Barack Obama should beef up the US' military presence in the Gulf with additional aircraft battle groups, minesweepers and missile defence batteries, says report.
Obama urged to be a hawk on Iran
On his first day in the White House Barack Obama should beef up the United States' military presence in the Gulf with additional aircraft battle groups, minesweepers and missile defence batteries. He should also expand strategic partnerships with countries north of Iran such as Azerbaijan and Georgia "in order to maintain operational pressure" on the Islamic Republic "from all directions".
The advice comes from a report written with the co-operation of Dennis Ross, who is possibly the president-elect's most influential adviser on the Middle East. The little-noticed report on "meeting the challenge" of Iran's nuclear ambitions was published in September by the so-called Bipartisan Policy Center, a Washington-based think tank. Its advice suggested that if muscular diplomacy failed, the US would then be primed for military action "as a last resort". A US bombing campaign could be conducted without a fully-fledged invasion, although special forces would be needed on the ground in Iran. Troops and material could also be brought into the region "under the cover of the Iraq and Afghanistan conflicts, thus maintaining a degree of strategic and tactical surprise".
There is no guarantee, of course, that Mr Obama will heed such hawkish counsel, which is likely to be resisted by others within his administration. But it is a sobering thought for Iranians who hoped Mr Obama's election victory would spur a breakthrough in relations between the US and Iran that aides in his inner sanctum are urging such measures. "If he is responsible for making Iran policy in the Obama administration, I'd be concerned," said Gary Sick, an Iran analyst at Columbia University, who served on the National Security Council under three US presidents. "His position is done in the name of diplomacy, but the process makes it almost impossible to have negotiations and lays the groundwork for military action," he said.
Iranians are already tempering their expectations of Mr Obama, whose first remarks on the Islamic Republic after his election triumph served notice that he would be no pushover. Instead of responding to an unprecedented message of congratulations from his hardline Iranian counterpart, Mahmoud Ahmadinejad, Mr Obama declared: "Iran's development of a nuclear weapon, I believe, is unacceptable. We have to mount an international effort to prevent that happening." Iran vehemently denies its nuclear programme has a military component.
Iranian commentators also pointed out that one of Mr Obama's first actions was to appoint as his chief of staff Rahm Emanuel, who has strong ties to Israel. Mr Ross, however, could prove more influential in terms of Middle East policy. He is tipped to be given a senior post in Mr Obama's state department or National Security Council. Supporters of Mr Ross, who was the main Middle East mediator for Bill Clinton, the former US president, say he will bring invaluable experience to the White House. But the Palestinians regarded Mr Ross as pro-Israeli in peace talks.
He is a co-founder and consultant at the Washington Institute of Near East Affairs, a think tank founded by the American Israel Public Affairs Committee, which is regarded as Israel's most influential lobby group in the US. Press TV, Iran's English-language satellite television channel, described Mr Ross as a "notorious Israel-Firster". Yet some Iranian politicians remain confident that change could happen. "I think that Obama will have no option but to determine a new approach to domestic and foreign policy in the United States following the failed policies of President George Bush," said Ala'edin Borujerdi, a senior parliamentarian.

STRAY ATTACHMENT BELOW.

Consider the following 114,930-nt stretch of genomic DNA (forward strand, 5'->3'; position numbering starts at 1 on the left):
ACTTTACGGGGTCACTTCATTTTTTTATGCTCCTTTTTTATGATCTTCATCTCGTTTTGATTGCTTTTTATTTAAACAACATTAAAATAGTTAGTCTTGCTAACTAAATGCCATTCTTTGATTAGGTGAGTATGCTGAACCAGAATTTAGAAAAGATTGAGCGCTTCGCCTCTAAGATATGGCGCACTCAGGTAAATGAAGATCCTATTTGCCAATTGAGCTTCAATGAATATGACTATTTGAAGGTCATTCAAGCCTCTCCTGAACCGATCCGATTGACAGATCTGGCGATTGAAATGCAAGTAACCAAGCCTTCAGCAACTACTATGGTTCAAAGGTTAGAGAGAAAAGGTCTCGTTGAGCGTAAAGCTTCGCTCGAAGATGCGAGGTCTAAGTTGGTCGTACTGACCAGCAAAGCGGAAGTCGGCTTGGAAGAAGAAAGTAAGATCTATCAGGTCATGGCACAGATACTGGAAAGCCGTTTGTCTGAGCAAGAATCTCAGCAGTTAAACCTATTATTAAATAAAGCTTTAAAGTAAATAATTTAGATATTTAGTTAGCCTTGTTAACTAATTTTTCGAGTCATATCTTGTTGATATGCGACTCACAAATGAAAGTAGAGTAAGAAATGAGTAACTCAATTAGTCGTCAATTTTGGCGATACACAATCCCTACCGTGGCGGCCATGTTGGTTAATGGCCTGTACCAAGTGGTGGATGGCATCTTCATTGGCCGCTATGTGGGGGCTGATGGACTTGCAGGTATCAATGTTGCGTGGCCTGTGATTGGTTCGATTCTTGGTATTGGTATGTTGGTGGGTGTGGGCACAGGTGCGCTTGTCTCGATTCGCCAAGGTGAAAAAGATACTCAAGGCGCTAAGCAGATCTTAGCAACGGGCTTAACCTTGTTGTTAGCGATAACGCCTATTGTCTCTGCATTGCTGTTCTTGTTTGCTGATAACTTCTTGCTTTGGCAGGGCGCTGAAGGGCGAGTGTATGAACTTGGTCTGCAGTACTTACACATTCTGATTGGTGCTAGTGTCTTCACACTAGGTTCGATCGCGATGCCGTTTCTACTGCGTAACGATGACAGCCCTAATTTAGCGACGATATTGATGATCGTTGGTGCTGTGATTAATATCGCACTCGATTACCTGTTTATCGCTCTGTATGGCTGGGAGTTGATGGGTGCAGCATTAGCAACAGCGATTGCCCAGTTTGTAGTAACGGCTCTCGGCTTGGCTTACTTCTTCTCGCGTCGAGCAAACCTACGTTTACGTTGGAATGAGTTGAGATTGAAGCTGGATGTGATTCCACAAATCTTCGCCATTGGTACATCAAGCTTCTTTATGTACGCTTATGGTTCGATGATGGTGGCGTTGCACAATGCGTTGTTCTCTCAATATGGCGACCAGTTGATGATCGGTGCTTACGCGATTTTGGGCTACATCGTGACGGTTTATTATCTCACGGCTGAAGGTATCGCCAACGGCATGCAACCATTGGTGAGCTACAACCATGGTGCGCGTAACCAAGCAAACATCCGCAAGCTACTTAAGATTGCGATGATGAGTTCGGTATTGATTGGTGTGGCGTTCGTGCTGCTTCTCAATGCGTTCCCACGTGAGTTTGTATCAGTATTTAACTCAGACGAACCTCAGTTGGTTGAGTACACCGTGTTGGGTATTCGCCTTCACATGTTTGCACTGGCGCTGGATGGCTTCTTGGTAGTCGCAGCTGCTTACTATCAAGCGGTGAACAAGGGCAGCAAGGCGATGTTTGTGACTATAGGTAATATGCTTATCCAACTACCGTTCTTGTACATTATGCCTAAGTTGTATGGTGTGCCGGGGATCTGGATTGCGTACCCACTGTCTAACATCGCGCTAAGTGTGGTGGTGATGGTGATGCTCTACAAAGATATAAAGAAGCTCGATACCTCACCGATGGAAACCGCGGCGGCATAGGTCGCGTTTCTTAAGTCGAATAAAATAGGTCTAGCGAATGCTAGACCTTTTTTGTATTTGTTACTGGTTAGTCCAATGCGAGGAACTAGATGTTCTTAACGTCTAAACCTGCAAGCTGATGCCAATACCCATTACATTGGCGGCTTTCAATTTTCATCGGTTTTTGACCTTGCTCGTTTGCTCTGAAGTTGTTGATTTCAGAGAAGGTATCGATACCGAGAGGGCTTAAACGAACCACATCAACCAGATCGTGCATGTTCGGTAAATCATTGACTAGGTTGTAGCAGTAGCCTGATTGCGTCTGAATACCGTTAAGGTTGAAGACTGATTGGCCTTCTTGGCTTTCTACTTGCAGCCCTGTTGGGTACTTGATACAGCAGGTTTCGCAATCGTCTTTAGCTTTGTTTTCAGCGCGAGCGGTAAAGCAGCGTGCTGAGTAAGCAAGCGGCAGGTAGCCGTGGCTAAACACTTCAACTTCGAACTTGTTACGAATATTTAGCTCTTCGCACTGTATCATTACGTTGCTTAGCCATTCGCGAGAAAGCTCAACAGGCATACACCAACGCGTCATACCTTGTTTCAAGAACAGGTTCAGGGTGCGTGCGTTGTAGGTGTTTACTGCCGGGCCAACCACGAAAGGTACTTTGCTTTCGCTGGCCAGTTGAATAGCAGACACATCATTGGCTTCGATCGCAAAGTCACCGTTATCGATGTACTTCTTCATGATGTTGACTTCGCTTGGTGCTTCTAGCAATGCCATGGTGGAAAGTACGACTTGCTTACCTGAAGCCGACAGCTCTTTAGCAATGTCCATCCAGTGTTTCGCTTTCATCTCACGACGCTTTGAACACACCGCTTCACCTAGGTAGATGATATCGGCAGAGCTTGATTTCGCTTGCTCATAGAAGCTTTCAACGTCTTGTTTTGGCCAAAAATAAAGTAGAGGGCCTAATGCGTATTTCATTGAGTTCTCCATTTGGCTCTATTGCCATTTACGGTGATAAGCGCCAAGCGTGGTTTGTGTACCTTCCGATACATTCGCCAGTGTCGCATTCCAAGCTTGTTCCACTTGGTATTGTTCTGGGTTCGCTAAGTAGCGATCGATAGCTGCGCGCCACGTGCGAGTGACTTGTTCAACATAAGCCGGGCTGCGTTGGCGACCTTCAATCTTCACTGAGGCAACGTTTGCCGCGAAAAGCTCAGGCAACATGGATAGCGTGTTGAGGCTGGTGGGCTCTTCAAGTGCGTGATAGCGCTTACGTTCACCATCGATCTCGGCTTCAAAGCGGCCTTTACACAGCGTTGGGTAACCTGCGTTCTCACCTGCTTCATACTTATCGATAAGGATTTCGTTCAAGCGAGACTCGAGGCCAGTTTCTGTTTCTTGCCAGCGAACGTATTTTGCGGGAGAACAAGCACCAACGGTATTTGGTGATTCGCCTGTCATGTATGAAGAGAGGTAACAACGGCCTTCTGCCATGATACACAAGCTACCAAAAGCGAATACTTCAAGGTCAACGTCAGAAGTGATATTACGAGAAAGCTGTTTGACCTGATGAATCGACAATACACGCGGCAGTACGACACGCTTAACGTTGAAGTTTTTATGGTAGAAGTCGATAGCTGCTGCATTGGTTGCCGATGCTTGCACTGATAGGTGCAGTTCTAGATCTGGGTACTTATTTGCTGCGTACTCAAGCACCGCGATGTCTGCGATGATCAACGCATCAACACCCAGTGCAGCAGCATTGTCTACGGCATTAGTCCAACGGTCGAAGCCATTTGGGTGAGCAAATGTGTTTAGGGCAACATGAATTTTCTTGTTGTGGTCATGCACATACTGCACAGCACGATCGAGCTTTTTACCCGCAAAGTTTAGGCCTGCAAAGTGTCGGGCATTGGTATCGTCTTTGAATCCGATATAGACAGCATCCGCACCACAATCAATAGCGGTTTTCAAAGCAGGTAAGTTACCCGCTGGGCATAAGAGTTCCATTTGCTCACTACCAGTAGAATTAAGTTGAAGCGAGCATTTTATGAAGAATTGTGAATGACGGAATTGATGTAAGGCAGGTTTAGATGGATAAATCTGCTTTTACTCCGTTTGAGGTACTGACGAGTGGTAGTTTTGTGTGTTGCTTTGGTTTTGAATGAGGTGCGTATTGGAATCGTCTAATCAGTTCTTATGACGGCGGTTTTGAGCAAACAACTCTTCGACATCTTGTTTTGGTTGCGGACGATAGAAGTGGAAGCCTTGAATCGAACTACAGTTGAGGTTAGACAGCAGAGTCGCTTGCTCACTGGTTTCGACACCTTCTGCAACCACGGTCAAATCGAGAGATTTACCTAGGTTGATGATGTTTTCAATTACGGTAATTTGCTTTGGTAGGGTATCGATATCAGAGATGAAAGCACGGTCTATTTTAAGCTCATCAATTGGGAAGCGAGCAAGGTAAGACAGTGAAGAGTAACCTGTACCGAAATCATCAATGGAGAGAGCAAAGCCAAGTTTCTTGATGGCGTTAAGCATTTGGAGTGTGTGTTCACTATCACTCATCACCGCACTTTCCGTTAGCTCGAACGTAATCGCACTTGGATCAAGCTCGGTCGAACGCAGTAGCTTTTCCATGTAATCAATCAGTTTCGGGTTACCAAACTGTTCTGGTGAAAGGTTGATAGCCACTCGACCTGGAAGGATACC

Mr Obama's choice of Joe Biden as vice president was encouraging, he added. Mr Biden, like the president-elect, has in the past urged unconditional dialogue with Iran. Assuming Mr Obama spurns Mr Ross's advice, many analysts say he will undertake only cautious and limited engagement with Tehran until Iranian presidential elections in June. Washington's message to Iranian voters will be that there is a better chance of rapprochement if they elect a moderate, such as the charismatic former president, Mohammad Khatami, who has yet to declare his candidacy.
A major overture from the US before then could boost the popularity of Mr Ahmadinejad. The Bipartisan Policy Center report to which Mr Ross put his name recommends that sanctions should be tightened against Iran before and during any rapprochement. Iranian compliance would be rewarded by the calibrated lifting of sanctions together with security guarantees and assurances serving as further incentives. But the report advises against entering into negotiations unless Iran first suspends uranium enrichment - a condition set by the Bush administration which Tehran has steadfastly rejected.
Negotiations also should have tight deadlines so that Iran does not try to "run out the clock". If Tehran remains unbending the US should consider blockading Iran's imports of gasoline on which it relies because it lacks sufficient refining capacity to meet high domestic demand. The "next President then would want to consider extending the blockade to Iran's oil exports, thus cutting off the source of 80 per cent of the government's revenue", the report recommends. Its writers accept this "would likely be the last sanction possible prior to an escalation into military action".